Wild Lone is one of the most violent books I’ve ever read. It was published just before the last war and it doesn’t pull its punches: mothers are slaughtered with their babies; brothers and sisters are eaten alive; callous parents look on indifferently as their sick children die slowly beneath them; the few survivors almost invariably succumb to disease, cold or starvation. Every child should read it, for it tells you how the world really is.
The natural world, I mean. It was written by one of the last century’s great amateur naturalists, Denys Watkins-Pitchford, under his nom-de-plume ‘BB’ and it purports to be the biography of a ‘Pytchley fox’ called Rufus.
Rufus is simultaneously the book’s hero and villain. Because it’s written mostly from the fox’s perspective you root for him all the way — even in the dismal scene when (based on a true story, this) he manages to drown five couples of foxhounds by luring them onto the thin ice on Fawsley lake.
But you can never love him, because he’s such a ruthless bastard. Night in, night out, he kills relentlessly and indiscriminately: hens in their coops, nesting partridge, duck, moorhens, Old Zank the heron, hedgehogs, a grass snake (only once because the taste is awful), lambs, rabbits, mice, tree pipits, a kingfisher…
Now let’s fast-forward 75 years and meet one of BB’s modern-day counterparts. The naturalist Chris Packham is standing in a wood very much like the ones described — with considerably more eloquence — by BB. He is hymning the glories of what he’d probably call its ‘biodiversity’: ‘every bug, every butterfly, every bird, every mammal that comes together to make this … our greatest natural treasure.’
Warming to his cod-Churchillian theme, Packham tells us: ‘We want this place to prosper, complete, rich and wonderful for the next 500 years.’ Yes, I’m sure we can all agree with that. But possibly not with the bizarre non-sequitur that follows: ‘And the only way we’re going to do that is if we respect all of the life that lives here.’
All of it? Really? What about, say, the grey squirrels that kill off the red squirrels and wipe out the young trees by ring–barking them? What about the self-seeded sycamores that create congestion and steal the light from the undergrowth? What about the deer that eat the saplings, the badgers that eat the hedgehogs, the magpies and the jays that predate on other birds’ nests? What about the foxes that kill everything that moves?
Actually, we know what Packham thinks about foxes because that’s the point of his video (which you can watch, if you’ve the stomach, on his website). It’s part of a passionate plea to the ‘people of Britain’ to ‘prevent the return of fox hunting’, which he calls ‘psychopathic barbarism.’ Heartfelt, certainly. Informed? Hardly.
If Packham were just some random animal-rights nutcase with weird dead eyes and disturbingly Malthusian tendencies, this crass emotive grandstanding wouldn’t much matter. But he’s not. He co-presents some of the BBC’s most-watched nature documentaries, Springwatch and Autumnwatch, with audiences of up to four million. People take his views on wildlife seriously. This is worrying.
It’s worrying, because Packham’s BBC-endorsed view of nature — sentimental, over-reverential, laced with misanthropy — is utterly at odds with the basic truths that more observant naturalists have understood since time immemorial. Simple, obvious stuff like the fact that nature is cruel — ‘red in tooth and claw’; that without mankind to manage it, it tends not towards some gorgeous, pristine state of prelapsarian loveliness but rather towards an unholy, very unbiodiverse mess where unchecked top predators and scavengers run rampant while anything more delicate is quickly exterminated.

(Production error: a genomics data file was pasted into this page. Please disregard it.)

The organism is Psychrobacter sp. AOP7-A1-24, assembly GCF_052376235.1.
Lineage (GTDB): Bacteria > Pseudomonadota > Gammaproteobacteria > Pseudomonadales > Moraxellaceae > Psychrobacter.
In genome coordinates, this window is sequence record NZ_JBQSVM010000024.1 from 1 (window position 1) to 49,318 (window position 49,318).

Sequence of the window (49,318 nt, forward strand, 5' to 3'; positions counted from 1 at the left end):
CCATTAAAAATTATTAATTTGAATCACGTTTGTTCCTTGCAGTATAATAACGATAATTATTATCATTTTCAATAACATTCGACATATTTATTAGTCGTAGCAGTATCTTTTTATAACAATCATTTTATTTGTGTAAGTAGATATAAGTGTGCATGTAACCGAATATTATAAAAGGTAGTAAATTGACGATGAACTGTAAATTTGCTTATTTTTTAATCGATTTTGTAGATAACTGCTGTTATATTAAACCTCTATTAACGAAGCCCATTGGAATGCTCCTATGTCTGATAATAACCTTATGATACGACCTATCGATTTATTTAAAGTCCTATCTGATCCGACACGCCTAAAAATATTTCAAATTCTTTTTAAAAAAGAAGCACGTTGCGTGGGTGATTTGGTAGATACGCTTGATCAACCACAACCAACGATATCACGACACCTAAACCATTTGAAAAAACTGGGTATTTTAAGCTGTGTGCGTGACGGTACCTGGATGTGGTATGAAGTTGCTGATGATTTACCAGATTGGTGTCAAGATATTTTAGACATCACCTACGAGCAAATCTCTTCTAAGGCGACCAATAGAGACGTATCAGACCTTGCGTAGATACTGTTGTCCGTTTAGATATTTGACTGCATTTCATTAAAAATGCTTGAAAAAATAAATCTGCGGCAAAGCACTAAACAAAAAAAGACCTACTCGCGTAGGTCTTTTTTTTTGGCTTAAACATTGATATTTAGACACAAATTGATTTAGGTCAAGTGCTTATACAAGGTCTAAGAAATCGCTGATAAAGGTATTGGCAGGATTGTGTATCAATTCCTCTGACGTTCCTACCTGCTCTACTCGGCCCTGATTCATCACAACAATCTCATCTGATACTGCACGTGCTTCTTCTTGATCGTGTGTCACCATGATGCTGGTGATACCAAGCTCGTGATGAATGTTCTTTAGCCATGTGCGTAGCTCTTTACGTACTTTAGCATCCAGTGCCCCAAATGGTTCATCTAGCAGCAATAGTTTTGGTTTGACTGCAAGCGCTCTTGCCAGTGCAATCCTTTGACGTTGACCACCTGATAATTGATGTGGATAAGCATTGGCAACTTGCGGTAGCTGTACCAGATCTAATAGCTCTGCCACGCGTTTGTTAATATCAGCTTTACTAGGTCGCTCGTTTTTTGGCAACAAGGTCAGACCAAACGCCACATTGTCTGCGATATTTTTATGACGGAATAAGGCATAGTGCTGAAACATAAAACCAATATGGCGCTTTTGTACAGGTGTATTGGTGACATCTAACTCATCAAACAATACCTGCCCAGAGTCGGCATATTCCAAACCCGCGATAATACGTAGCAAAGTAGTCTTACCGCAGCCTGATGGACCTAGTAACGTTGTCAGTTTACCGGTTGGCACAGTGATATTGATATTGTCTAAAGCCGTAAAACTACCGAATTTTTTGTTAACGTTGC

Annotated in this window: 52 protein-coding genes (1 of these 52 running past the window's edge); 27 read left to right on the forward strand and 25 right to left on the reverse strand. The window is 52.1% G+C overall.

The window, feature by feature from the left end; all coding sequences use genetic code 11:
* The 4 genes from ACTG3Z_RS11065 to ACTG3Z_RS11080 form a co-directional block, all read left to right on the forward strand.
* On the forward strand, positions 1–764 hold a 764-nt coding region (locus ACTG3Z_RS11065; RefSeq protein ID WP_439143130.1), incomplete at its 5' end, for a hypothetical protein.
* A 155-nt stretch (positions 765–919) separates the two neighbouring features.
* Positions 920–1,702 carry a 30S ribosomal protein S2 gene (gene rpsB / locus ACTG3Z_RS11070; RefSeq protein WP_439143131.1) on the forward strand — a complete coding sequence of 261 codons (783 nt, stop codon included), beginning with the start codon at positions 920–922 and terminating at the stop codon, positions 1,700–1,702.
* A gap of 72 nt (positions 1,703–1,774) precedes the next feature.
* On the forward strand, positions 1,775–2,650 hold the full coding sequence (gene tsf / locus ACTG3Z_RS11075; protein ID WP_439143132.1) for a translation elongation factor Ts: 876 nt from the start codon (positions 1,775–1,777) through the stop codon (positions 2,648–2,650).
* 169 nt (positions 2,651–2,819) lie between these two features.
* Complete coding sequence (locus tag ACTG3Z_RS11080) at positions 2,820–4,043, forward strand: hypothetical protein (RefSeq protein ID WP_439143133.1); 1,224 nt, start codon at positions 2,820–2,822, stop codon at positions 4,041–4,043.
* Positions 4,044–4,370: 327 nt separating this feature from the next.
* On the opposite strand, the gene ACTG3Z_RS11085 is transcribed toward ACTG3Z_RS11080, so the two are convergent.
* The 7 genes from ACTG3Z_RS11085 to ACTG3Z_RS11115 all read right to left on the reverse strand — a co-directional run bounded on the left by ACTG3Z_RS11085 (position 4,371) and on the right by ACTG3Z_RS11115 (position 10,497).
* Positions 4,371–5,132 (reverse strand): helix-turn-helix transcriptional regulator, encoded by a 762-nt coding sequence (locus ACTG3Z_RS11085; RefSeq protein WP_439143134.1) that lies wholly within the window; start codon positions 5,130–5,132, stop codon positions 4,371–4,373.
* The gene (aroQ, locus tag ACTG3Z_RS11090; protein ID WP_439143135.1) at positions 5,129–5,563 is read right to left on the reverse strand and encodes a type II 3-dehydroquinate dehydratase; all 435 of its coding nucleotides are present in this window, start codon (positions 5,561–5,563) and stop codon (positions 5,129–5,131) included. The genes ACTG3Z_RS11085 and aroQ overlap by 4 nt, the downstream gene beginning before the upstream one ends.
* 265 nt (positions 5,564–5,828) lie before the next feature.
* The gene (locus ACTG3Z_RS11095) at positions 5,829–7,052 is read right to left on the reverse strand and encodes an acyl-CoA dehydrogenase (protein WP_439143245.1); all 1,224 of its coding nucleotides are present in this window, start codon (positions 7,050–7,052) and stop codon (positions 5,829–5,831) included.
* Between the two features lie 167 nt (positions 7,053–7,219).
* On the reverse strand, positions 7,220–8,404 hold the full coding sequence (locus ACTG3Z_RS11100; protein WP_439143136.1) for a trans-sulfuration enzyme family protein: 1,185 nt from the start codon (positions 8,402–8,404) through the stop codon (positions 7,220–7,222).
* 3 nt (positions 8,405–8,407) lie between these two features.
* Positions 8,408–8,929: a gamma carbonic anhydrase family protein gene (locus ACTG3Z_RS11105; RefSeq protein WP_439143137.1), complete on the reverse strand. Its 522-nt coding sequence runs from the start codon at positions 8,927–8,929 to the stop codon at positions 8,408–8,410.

As a naturalist of the old school, BB knew all this. Born in 1905, he became a sickly youth and was home-educated and so free to spend much of his childhood wandering through the Northamptonshire woods, observing and cherishing nature with his painter’s eye. He also shot, but this didn’t make him a hypocrite. Rather, it enabled him more properly to appreciate the ambivalent relationship man has always had with the natural world, on the one hand as its loving guardian, on the other as its callous destroyer.
I suspect he wasn’t a foxhunting man. ‘In exchange for the pleasure man found in horse-craft and hound-craft when hunting the fox, he had given him continued life and on the face of things this seemed a good bargain,’ he writes. And: ‘Hunting with hounds is cruel, however, and man knows it to be cruel; the whole of Life is cruel, or, shall we say, unfeeling.’
But it seems to me a fair attempt at a neutral, honest assessment. (Especially when he goes on to say how brave hunting-men are…) What I like about it — and what puts it so very much at odds with anything you ever hear from any of the modern breed of naturalist, be they Packham, Bill Oddie, or even David Attenborough — is the way it sees man as a part of nature rather than as some unwelcome and irrelevant interloper.
Until the growth, in the mid-20th century, of the environmental religion, this wouldn’t have needed explaining. It was a given that God had given man dominion over the creatures of the earth, whether to use as food, transport, companions or for sport. Because people were far less deracinated from their rural origins, they were less prone to squeamishness about issues like conservation management and pest control.
Recently I wrote a piece about foxhunting and I was quite taken aback by the mix of self-righteousness and vicious misanthropy of the emails from antis wishing me to break my neck. Perhaps if they were to spent a bit more time with BB and a bit less with Packham, they might get a proper sense of perspective.